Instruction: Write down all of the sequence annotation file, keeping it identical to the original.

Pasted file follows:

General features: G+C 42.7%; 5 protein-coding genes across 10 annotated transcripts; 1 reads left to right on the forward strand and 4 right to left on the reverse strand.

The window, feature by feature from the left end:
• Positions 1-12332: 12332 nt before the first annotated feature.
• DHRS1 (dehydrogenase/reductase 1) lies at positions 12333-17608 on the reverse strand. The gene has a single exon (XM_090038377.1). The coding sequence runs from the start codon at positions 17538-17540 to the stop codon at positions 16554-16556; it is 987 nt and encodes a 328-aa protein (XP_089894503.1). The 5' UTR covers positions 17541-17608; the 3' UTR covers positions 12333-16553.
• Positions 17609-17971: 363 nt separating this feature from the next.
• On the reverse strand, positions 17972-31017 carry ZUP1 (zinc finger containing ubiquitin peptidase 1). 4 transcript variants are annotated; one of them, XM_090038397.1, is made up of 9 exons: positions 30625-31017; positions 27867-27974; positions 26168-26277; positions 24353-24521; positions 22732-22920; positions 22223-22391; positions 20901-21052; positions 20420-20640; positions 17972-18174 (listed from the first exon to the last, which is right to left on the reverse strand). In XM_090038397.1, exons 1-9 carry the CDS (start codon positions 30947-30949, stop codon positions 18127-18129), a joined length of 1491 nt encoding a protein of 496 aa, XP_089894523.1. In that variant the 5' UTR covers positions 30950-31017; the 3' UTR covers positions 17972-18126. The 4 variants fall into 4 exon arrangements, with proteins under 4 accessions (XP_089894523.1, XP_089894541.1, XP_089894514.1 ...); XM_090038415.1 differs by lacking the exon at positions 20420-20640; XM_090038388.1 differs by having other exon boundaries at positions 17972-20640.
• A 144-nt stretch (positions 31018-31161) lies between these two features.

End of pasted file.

General features: G+C 42.7%; 5 protein-coding genes across 10 annotated transcripts; 1 reads left to right on the forward strand and 4 right to left on the reverse strand.

The window, feature by feature from the left end:
• Positions 1-12332: 12332 nt before the first annotated feature.
• DHRS1 (dehydrogenase/reductase 1) lies at positions 12333-17608 on the reverse strand. The gene has a single exon (XM_090038377.1). The coding sequence runs from the start codon at positions 17538-17540 to the stop codon at positions 16554-16556; it is 987 nt and encodes a 328-aa protein (XP_089894503.1). The 5' UTR covers positions 17541-17608; the 3' UTR covers positions 12333-16553.
• Positions 17609-17971: 363 nt separating this feature from the next.
• On the reverse strand, positions 17972-31017 carry ZUP1 (zinc finger containing ubiquitin peptidase 1). 4 transcript variants are annotated; one of them, XM_090038397.1, is made up of 9 exons: positions 30625-31017; positions 27867-27974; positions 26168-26277; positions 24353-24521; positions 22732-22920; positions 22223-22391; positions 20901-21052; positions 20420-20640; positions 17972-18174 (listed from the first exon to the last, which is right to left on the reverse strand). In XM_090038397.1, exons 1-9 carry the CDS (start codon positions 30947-30949, stop codon positions 18127-18129), a joined length of 1491 nt encoding a protein of 496 aa, XP_089894523.1. In that variant the 5' UTR covers positions 30950-31017; the 3' UTR covers positions 17972-18126. The 4 variants fall into 4 exon arrangements, with proteins under 4 accessions (XP_089894523.1, XP_089894541.1, XP_089894514.1 ...); XM_090038415.1 differs by lacking the exon at positions 20420-20640; XM_090038388.1 differs by having other exon boundaries at positions 17972-20640.
• A 144-nt stretch (positions 31018-31161) lies between these two features.